The National Highway Traffic Safety Administration (NHTSA) has launched an investigation into GM’s self-driving “Cruising Autopilot” unit after receiving reports of multiple vehicles crashing on the road.
Dave Briggs: The National Highway Traffic Safety Administration has opened an investigation into General Motors’ Cruise self-driving unit after receiving reports of multiple vehicles crashing on the road. Yahoo Finance senior auto reporter Pras Subramanian details the story here. How is this going?
Plath Subramanian: It’s yet another black eye for the self-driving industry here. You know, Cruise, GM’s big self-driving division in San Francisco, apparently had a couple of crashes here because the cars didn’t brake properly or became immobile while driving. So basically the car, like in motion, it encounters danger, it stops and panics. What happened was it became an object in the traffic and got stuck there. People have to get off in the middle of traffic, so that’s problematic.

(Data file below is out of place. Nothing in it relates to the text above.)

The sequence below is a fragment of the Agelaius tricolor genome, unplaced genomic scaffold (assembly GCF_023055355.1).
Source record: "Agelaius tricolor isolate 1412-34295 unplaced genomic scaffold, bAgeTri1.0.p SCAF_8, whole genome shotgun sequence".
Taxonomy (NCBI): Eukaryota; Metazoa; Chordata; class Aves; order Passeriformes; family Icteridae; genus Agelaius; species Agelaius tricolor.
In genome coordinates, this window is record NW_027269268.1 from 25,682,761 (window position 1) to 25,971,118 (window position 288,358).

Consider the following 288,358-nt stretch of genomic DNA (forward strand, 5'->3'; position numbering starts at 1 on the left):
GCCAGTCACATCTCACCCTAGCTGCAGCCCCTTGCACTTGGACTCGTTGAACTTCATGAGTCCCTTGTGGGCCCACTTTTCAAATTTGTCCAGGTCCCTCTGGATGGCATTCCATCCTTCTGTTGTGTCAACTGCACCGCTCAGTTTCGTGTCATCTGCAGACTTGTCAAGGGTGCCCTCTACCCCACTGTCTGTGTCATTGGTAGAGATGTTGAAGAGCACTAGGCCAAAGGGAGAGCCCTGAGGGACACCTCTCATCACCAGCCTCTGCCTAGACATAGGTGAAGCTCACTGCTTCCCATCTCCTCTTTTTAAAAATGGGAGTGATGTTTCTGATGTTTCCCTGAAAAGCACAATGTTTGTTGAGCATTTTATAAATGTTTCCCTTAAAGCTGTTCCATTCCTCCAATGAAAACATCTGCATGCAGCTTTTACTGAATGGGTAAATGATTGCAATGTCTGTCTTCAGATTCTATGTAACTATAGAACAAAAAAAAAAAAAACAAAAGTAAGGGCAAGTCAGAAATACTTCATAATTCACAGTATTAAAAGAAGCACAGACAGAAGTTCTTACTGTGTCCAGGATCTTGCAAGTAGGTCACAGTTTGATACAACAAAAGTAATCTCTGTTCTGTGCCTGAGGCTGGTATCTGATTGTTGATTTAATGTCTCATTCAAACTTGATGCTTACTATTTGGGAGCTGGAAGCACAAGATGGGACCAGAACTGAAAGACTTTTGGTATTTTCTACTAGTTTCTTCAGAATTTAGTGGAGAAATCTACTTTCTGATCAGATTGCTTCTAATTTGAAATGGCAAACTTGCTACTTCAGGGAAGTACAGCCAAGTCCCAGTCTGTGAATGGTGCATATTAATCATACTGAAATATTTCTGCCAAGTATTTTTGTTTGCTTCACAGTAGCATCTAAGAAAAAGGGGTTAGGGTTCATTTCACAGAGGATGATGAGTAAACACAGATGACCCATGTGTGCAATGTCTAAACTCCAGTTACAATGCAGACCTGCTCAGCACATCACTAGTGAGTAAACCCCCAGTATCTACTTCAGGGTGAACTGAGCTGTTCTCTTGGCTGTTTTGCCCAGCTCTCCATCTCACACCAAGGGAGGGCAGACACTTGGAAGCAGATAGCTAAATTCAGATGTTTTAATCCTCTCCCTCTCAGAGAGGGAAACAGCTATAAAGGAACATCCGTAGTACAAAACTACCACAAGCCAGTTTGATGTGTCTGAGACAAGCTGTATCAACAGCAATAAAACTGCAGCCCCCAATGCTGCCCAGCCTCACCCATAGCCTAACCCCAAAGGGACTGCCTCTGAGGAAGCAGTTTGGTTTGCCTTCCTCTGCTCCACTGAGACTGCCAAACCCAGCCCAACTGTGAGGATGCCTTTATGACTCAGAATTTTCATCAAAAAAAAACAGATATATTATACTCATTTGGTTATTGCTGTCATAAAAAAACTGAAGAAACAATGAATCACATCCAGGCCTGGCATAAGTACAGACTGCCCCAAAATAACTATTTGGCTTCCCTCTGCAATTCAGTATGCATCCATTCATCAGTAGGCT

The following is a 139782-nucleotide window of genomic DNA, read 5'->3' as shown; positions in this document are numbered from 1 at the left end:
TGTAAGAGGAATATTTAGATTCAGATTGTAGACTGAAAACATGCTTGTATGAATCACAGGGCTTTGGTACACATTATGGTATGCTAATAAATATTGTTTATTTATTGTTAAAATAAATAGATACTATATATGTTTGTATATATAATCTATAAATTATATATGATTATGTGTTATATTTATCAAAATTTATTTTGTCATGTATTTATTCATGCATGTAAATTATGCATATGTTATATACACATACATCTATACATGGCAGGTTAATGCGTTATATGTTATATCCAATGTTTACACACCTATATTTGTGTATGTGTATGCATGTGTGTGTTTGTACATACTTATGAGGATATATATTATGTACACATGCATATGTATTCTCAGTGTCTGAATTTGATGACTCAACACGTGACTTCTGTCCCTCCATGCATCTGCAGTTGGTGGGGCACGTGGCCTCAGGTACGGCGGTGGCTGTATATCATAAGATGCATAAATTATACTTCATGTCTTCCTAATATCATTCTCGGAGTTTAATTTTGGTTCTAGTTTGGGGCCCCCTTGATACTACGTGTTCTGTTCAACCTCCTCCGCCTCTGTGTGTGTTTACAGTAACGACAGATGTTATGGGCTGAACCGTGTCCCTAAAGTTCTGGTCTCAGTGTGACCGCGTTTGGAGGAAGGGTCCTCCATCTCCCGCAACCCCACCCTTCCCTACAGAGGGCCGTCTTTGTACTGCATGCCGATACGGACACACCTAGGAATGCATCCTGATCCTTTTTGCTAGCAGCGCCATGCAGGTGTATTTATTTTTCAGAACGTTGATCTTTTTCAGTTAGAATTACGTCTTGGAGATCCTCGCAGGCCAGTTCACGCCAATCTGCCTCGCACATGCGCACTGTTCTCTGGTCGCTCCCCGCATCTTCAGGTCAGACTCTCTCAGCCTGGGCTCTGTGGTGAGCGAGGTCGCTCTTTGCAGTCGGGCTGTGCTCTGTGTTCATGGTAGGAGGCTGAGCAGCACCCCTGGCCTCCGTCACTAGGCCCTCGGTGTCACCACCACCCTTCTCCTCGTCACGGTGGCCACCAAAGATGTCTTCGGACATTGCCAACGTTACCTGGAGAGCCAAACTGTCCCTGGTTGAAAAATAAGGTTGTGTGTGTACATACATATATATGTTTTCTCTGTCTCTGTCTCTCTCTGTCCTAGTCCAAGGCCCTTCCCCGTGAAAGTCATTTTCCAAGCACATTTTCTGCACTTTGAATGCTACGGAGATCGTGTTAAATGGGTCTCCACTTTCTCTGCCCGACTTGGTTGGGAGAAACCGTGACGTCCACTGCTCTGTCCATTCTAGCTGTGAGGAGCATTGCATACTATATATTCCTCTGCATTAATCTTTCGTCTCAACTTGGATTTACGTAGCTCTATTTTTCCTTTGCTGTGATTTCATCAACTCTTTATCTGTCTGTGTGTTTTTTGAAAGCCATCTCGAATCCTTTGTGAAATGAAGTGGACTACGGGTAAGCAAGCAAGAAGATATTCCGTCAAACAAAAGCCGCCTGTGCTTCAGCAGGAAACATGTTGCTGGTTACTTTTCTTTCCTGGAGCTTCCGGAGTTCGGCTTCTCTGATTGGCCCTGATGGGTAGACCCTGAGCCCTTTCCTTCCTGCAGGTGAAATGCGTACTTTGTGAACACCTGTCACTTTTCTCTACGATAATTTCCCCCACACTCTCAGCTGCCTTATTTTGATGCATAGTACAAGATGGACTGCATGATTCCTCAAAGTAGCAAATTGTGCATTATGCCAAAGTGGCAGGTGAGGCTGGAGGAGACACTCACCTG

Obviously, there were three crashes, three hard braking crashes, and many other incidents that we don’t know about. GM said — their staff said they were complying with the investigation and they’ve done 700,000 miles of autonomous driving with the system. So it’s still happening. They want to try to expand their — probably right now, they’re in the 30% of SF. They want to scale up to 100%. So it’s not easy when you have some problems in the survey.
But I will say this. This comes after Ford terminated its autonomous division, Argo AI. Additionally, we are still under investigation by NHTSA as a result of these crashes at the accident scene. So it’s still — the technology is still in its infancy.
Dave Briggs: Year after year, no?
Jared Blacker: I think I can get a good night’s sleep because the default operation is that if we have an AI algorithm controlling the car, rolling it down the streets of San Francisco or whatever, it goes into panic mode and it just sits there.
Plath Subramanian: It stopped, yes.
Jared Blacker: It just stops.